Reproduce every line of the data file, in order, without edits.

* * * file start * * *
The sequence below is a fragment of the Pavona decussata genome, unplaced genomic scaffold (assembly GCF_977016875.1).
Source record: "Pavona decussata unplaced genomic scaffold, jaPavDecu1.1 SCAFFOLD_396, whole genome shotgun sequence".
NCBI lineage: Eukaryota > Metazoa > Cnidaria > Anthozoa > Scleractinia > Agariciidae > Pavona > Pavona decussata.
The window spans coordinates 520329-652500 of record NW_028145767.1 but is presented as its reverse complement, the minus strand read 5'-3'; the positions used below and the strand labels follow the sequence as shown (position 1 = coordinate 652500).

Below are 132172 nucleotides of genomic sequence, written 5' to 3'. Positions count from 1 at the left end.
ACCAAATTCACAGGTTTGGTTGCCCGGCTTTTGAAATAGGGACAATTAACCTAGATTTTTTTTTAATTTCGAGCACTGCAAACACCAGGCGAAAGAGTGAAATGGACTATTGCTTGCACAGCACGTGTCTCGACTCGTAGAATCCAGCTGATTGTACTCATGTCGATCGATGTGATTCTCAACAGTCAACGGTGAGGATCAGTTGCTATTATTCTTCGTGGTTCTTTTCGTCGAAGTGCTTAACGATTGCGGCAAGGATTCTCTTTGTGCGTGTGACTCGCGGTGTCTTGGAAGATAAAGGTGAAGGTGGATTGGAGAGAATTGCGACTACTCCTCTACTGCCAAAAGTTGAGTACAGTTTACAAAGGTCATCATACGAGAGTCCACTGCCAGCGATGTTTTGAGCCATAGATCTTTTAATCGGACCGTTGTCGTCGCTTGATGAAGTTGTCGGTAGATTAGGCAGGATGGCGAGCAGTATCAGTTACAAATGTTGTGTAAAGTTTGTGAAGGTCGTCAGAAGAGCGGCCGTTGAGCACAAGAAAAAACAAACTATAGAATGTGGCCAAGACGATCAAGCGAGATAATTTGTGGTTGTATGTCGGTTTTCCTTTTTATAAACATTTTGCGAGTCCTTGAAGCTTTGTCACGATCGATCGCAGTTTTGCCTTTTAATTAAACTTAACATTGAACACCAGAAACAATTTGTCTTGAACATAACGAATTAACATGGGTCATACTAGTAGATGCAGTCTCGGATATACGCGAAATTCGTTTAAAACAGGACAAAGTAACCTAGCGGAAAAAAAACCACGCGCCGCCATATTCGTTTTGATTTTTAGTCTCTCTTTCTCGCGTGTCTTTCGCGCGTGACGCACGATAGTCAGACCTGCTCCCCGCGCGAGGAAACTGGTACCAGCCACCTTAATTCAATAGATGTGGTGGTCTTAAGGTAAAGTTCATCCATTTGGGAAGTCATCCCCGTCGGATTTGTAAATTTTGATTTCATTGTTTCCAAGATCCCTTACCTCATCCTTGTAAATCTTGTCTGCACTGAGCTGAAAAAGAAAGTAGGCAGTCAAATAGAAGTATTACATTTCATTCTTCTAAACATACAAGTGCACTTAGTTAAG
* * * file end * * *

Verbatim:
The sequence below is a fragment of the Pavona decussata genome, unplaced genomic scaffold (assembly GCF_977016875.1).
Source record: "Pavona decussata unplaced genomic scaffold, jaPavDecu1.1 SCAFFOLD_396, whole genome shotgun sequence".
NCBI lineage: Eukaryota > Metazoa > Cnidaria > Anthozoa > Scleractinia > Agariciidae > Pavona > Pavona decussata.
The window spans coordinates 520329-652500 of record NW_028145767.1 but is presented as its reverse complement, the minus strand read 5'-3'; the positions used below and the strand labels follow the sequence as shown (position 1 = coordinate 652500).

Below are 132172 nucleotides of genomic sequence, written 5' to 3'. Positions count from 1 at the left end.
ACCAAATTCACAGGTTTGGTTGCCCGGCTTTTGAAATAGGGACAATTAACCTAGATTTTTTTTTAATTTCGAGCACTGCAAACACCAGGCGAAAGAGTGAAATGGACTATTGCTTGCACAGCACGTGTCTCGACTCGTAGAATCCAGCTGATTGTACTCATGTCGATCGATGTGATTCTCAACAGTCAACGGTGAGGATCAGTTGCTATTATTCTTCGTGGTTCTTTTCGTCGAAGTGCTTAACGATTGCGGCAAGGATTCTCTTTGTGCGTGTGACTCGCGGTGTCTTGGAAGATAAAGGTGAAGGTGGATTGGAGAGAATTGCGACTACTCCTCTACTGCCAAAAGTTGAGTACAGTTTACAAAGGTCATCATACGAGAGTCCACTGCCAGCGATGTTTTGAGCCATAGATCTTTTAATCGGACCGTTGTCGTCGCTTGATGAAGTTGTCGGTAGATTAGGCAGGATGGCGAGCAGTATCAGTTACAAATGTTGTGTAAAGTTTGTGAAGGTCGTCAGAAGAGCGGCCGTTGAGCACAAGAAAAAACAAACTATAGAATGTGGCCAAGACGATCAAGCGAGATAATTTGTGGTTGTATGTCGGTTTTCCTTTTTATAAACATTTTGCGAGTCCTTGAAGCTTTGTCACGATCGATCGCAGTTTTGCCTTTTAATTAAACTTAACATTGAACACCAGAAACAATTTGTCTTGAACATAACGAATTAACATGGGTCATACTAGTAGATGCAGTCTCGGATATACGCGAAATTCGTTTAAAACAGGACAAAGTAACCTAGCGGAAAAAAAACCACGCGCCGCCATATTCGTTTTGATTTTTAGTCTCTCTTTCTCGCGTGTCTTTCGCGCGTGACGCACGATAGTCAGACCTGCTCCCCGCGCGAGGAAACTGGTACCAGCCACCTTAATTCAATAGATGTGGTGGTCTTAAGGTAAAGTTCATCCATTTGGGAAGTCATCCCCGTCGGATTTGTAAATTTTGATTTCATTGTTTCCAAGATCCCTTACCTCATCCTTGTAAATCTTGTCTGCACTGAGCTGAAAAAGAAAGTAGGCAGTCAAATAGAAGTATTACATTTCATTCTTCTAAACATACAAGTGCACTTAGTTAAG